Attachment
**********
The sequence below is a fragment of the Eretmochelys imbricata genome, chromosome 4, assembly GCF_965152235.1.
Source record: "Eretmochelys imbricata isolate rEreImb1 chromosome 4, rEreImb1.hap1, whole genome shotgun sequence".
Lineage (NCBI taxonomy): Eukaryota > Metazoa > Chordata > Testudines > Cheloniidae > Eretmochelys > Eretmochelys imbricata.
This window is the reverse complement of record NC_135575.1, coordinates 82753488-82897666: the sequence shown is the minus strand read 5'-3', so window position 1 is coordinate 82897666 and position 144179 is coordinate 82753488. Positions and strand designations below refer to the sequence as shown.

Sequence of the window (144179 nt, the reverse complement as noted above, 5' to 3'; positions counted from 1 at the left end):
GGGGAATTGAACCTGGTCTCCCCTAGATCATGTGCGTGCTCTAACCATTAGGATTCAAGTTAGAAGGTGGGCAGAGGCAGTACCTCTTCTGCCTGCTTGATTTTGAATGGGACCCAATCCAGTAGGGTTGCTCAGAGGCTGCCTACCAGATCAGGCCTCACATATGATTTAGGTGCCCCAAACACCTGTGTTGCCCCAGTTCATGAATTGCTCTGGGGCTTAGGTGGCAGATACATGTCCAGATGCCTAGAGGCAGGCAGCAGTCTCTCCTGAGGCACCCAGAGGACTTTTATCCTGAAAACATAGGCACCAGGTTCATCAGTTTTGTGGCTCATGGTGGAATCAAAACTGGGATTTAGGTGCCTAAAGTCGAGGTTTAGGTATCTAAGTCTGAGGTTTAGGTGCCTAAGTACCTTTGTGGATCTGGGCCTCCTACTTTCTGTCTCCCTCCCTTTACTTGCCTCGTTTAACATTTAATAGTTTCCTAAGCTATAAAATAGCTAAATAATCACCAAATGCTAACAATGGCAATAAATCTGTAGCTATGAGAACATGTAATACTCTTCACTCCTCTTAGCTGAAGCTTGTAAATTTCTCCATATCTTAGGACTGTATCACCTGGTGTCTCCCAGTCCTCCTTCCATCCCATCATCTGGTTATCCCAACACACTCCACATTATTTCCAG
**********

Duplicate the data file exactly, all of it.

The sequence below is a fragment of the Eretmochelys imbricata genome, chromosome 4, assembly GCF_965152235.1.
Source record: "Eretmochelys imbricata isolate rEreImb1 chromosome 4, rEreImb1.hap1, whole genome shotgun sequence".
Lineage (NCBI taxonomy): Eukaryota > Metazoa > Chordata > Testudines > Cheloniidae > Eretmochelys > Eretmochelys imbricata.
This window is the reverse complement of record NC_135575.1, coordinates 82753488-82897666: the sequence shown is the minus strand read 5'-3', so window position 1 is coordinate 82897666 and position 144179 is coordinate 82753488. Positions and strand designations below refer to the sequence as shown.

Sequence of the window (144179 nt, the reverse complement as noted above, 5' to 3'; positions counted from 1 at the left end):
GGGGAATTGAACCTGGTCTCCCCTAGATCATGTGCGTGCTCTAACCATTAGGATTCAAGTTAGAAGGTGGGCAGAGGCAGTACCTCTTCTGCCTGCTTGATTTTGAATGGGACCCAATCCAGTAGGGTTGCTCAGAGGCTGCCTACCAGATCAGGCCTCACATATGATTTAGGTGCCCCAAACACCTGTGTTGCCCCAGTTCATGAATTGCTCTGGGGCTTAGGTGGCAGATACATGTCCAGATGCCTAGAGGCAGGCAGCAGTCTCTCCTGAGGCACCCAGAGGACTTTTATCCTGAAAACATAGGCACCAGGTTCATCAGTTTTGTGGCTCATGGTGGAATCAAAACTGGGATTTAGGTGCCTAAAGTCGAGGTTTAGGTATCTAAGTCTGAGGTTTAGGTGCCTAAGTACCTTTGTGGATCTGGGCCTCCTACTTTCTGTCTCCCTCCCTTTACTTGCCTCGTTTAACATTTAATAGTTTCCTAAGCTATAAAATAGCTAAATAATCACCAAATGCTAACAATGGCAATAAATCTGTAGCTATGAGAACATGTAATACTCTTCACTCCTCTTAGCTGAAGCTTGTAAATTTCTCCATATCTTAGGACTGTATCACCTGGTGTCTCCCAGTCCTCCTTCCATCCCATCATCTGGTTATCCCAACACACTCCACATTATTTCCAG